Making AgTalk happen

A photo of Megz Reynolds standing in the backdrop of a farm.
Megz Reynolds standing in a farm smiling Megz Reynolds

Farming communities need support amidst unique challenges

“With AgTalk, we are looking to connect those in agriculture who are either in a place to support or looking for support with people that have some similar life experience,” said Megz Reynolds, Executive Director for the Do More Agriculture Foundation.  

In a recent interview with Reynolds, the stigma around mental health was heavily discussed, emphasizing the need for mental health support in industries like agriculture. Discussions around similar trends observed in different countries like India, where such a support system hasn’t been built for daily use, were discussed. Her grain farming experience  lends to her discovering this problem in Canada which led to launching AgTalk; “I wanted to have a conversation with the person that I was before I became a farmer, as I came to the industry with some mistrusts and misconceptions about what and why we’re doing things on the farm and that was the catalyst of having a platform.” 

“We didn’t have Statistics in Canada prior to the initial study done by the University of Guelph which was done in 2016-2017 and released in 2018. That was the first time we had a real quantitative understanding of where farmer mental health was in Canada and that triggered a series of events. One being that the Agriculture Agri-Foods Standing Committee looked into mental health and so in 2018, I testified to them as a farmer. Thanks to challenging weather for the past three years and really low quantity prices, [it] felt like I have failed as a farmer,” said Reynolds. The feeling of failure projected onto different roles in her life as a farmer, spouse, parent, and person.  

Since the inception of the foundation, the goal has been to “do more for mental health and agriculture. To bring awareness to it, break the stigma, connect people with resources and create resources [for them].” As people continued to reach out to them mentioning how the rate of suicide in farmers were going up and nothing was being done to support, the need for AgTalk was all the more apparent.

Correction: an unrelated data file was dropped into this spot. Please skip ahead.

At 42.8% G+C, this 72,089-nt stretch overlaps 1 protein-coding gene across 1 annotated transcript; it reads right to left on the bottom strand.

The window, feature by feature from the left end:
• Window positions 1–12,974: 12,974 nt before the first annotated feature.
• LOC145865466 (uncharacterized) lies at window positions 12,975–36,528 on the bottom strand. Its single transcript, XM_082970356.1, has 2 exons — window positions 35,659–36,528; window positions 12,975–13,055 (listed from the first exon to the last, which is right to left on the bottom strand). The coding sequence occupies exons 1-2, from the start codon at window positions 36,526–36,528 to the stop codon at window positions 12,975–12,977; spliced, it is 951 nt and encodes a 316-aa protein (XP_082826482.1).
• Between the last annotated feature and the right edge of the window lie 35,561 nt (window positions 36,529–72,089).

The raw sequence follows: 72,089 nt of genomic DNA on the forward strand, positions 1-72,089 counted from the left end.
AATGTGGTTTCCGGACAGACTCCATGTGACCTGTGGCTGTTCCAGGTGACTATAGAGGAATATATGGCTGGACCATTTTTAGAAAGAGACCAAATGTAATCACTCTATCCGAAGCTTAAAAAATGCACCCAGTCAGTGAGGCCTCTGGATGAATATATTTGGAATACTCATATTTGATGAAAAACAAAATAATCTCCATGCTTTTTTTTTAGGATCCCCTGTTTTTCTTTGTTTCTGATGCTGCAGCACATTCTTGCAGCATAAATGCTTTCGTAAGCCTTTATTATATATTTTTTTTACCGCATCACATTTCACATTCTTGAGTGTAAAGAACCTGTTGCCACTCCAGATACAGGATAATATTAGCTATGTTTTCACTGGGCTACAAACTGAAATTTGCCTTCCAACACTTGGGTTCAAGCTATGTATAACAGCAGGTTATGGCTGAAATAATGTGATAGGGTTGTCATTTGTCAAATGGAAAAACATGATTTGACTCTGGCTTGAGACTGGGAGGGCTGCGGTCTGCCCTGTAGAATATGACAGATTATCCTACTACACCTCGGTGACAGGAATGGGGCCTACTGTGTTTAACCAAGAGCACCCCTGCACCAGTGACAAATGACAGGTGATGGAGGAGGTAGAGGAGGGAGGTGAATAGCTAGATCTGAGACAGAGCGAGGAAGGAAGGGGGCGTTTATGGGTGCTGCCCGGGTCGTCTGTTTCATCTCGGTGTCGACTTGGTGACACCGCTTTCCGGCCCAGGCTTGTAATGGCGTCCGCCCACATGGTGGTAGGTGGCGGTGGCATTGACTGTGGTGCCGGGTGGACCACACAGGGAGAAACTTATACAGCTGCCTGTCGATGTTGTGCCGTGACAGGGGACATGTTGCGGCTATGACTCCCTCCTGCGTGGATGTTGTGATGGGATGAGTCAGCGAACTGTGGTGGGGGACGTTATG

“Agriculture is a very stoic industry. You push things down,” said Reynolds. As there was no other resource prior to AgTalk for folks in the agricultural industry, Reynolds found that the professionals associated showing emotions as a weak aspect which leads to chronic stress; “You can see someone that looks like they are fine… and then it’s one little thing… [is] the last straw” 

 Owing to the nature of the industry, the need to take a break was a common suggestion when dealing with stress and mental health problems. But such a thing is not possible for year-round farmers and professionals in the industry who needed to be always on ground. Thus, the compassion from people who do not understand where these professionals came from was not helping at all. They were better off sharing those experiences and problems with someone in the same shoes as them. “But I do not want to connect with another farmer in Nova Scotia because they might know who I am and they might think I can’t handle it because I am seeking support,” said Reynolds on behalf of the farmers and professionals in the industry during the course of her research for this project.  

“I didn’t want to reinvent the wheel and that’s when I found and connected with Togetherall. So, AgTalk is hosted on Togetherall’s platform. They have been doing peer-to-peer support for over 16 years now… to try and support the demographic that can benefit from mental health support,” continued Reynolds. “I found them and what I loved was one, that it’s anonymous and two, that it was monitored 24/7 by mental health clinicians.”  

Reynolds shared the working of the platform where the clinicians monitored the platform, backend developers flagging some words that were observed on a regular basis and the overall functionality that gave a sense of ease in its usage. With such a platform, Reynolds aims to make it safe and easy to access for all. “When it comes to mental health, because of the risk involved in just the safety that needs to be there to support anyone engaging with it, I wanted to make sure we’re finding someone who has created something that was really robust versus trying to do it ourselves,” said Reynolds about choosing to collaborate with Togetherall.  

As the stigma of mental health is a global phenomenon, Reynolds aims to picture AgTalk globally and wishes to expand its functioning and working outside Canada. The agricultural industry all over the world could benefit from such a platform. Reynolds is connected to farmers all over the world through the Global Farmer Network and with this growing network, she wishes to see AgTalk pop up in different countries too.  

Their new campaign – Walk With Me in October during the World Mental Health Day – is set to be a way to bring all farmers and people in the agricultural industry together, giving them access and a platform to seek support. It would be a reminder that strength doesn’t always come from being out there in the barns but also comes through the courage to ask for help and support in times of need. 

 Initiatives like AgTalk would be a source to break down the barriers of stigma that have kept farmers in the shadows for a long time now. As we continue to navigate this world of chaos and noise, we must also tend to the well-being of those who feed the world. AgTalk, a beacon of hope for farmers and such professionals in the agricultural industry, is just another step to a more equitable and sustainable future.  


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